The Marshall took a few months to break in--those cabinets and speakers are really stiff, and there's nothing like a lot of loud playing to soften them up. Same with the Vox.

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It is, indeed, a sweet amp, but pricey for a Chinese made product that is not really handwired as advertised.

 

Just wanted to chime in here on the Vox stuff. Not sure this even applies to the HW AC15. But those Chinese made Voxs are actually a Tony Bruno redesign. Quite the amp, actually. And I could imagine the HW's are just that much better. The only thing that kinda bummed me on the newer Chinese produced amp was the Tung-Sols were missing.

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Interesting stuff, guys.

 

I'm still a bit uncertain as to what direction I want to take, ampwise, so I'm taking my time deciding and doing as much research as I can. Asking all the questions I can think of, and of course, test driving any of these amps that I can get my hands on.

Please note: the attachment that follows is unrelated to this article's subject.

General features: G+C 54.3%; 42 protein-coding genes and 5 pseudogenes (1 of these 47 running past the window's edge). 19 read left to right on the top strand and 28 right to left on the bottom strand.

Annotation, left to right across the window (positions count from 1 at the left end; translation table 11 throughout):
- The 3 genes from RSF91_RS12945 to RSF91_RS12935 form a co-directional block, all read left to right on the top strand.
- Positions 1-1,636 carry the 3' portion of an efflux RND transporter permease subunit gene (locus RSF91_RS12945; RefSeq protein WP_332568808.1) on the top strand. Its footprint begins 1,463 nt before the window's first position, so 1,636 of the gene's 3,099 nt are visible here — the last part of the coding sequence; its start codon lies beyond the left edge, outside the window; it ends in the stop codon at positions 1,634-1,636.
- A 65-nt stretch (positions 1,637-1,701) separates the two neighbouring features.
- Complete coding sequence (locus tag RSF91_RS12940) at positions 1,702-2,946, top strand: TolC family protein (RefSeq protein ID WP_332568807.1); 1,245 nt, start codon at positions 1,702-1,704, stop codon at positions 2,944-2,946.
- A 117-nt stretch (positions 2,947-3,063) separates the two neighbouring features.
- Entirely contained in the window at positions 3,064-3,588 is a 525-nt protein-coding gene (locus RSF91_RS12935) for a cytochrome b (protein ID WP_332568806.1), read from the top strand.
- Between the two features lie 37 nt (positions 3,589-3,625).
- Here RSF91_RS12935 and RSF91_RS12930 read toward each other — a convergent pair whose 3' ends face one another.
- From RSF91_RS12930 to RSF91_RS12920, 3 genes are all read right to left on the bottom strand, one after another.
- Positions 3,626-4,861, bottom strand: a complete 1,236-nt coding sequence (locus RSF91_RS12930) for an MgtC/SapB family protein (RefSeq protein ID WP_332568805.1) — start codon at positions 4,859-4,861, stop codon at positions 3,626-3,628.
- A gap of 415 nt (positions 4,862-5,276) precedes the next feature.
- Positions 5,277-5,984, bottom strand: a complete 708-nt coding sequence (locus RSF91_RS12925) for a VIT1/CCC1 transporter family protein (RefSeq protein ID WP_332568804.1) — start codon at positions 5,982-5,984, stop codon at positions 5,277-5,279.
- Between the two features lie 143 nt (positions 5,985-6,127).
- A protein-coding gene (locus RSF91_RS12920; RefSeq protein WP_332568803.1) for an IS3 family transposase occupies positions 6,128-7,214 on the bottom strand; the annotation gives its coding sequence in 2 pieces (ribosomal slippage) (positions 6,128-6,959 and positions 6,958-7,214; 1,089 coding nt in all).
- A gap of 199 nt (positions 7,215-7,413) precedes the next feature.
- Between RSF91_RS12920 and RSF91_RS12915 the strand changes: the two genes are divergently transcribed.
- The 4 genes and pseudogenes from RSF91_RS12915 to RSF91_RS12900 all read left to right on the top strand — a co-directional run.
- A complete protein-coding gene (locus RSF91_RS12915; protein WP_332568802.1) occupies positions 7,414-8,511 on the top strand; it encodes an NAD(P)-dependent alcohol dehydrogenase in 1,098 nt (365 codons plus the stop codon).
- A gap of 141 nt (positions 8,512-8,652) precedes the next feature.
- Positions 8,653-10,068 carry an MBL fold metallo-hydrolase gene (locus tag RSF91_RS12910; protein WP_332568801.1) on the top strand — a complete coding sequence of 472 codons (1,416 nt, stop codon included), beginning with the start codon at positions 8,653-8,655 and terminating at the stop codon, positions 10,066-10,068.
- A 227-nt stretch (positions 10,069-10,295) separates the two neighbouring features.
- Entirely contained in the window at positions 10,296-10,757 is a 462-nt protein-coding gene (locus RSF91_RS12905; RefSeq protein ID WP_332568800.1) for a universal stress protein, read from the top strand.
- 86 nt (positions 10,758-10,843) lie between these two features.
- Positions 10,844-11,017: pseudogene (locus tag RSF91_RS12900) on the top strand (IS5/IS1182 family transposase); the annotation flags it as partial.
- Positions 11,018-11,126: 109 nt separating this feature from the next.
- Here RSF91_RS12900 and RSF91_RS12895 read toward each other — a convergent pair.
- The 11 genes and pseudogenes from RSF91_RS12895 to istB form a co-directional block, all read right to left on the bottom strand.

The thing that really drew me to this Vox is the complexity and richness of the tones I heard when I tried it. I had just finished trying a couple of Orange amps (AD30 and Rocker 30) and found the Vox to carry more complexity, richness and definition as soon as I struck that first chord. It's a bit hard for me to describe sound, but it's as if the Vox had more separation between the different frequencies (lows, mids and highs) so that I could hear all 3 at the same time, without one overwhelming the others. That's why I used to the word "rich" and "complex". There was simply a lot going on, in that one chord. It sounded very 3-dimensional, and full of harmonics, undertones, and overtones, if that makes sense.

 

In comparison, my Classic 30 (which is my frame of reference, simply because i play it every day, and I am used to it) sounds good, nothing wrong there, but it certainly did not have that kind of complex definition I heard on the Vox. The Orange amps also did not seem to have that, although they sounded pretty good on their own merit.

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I'll try my best.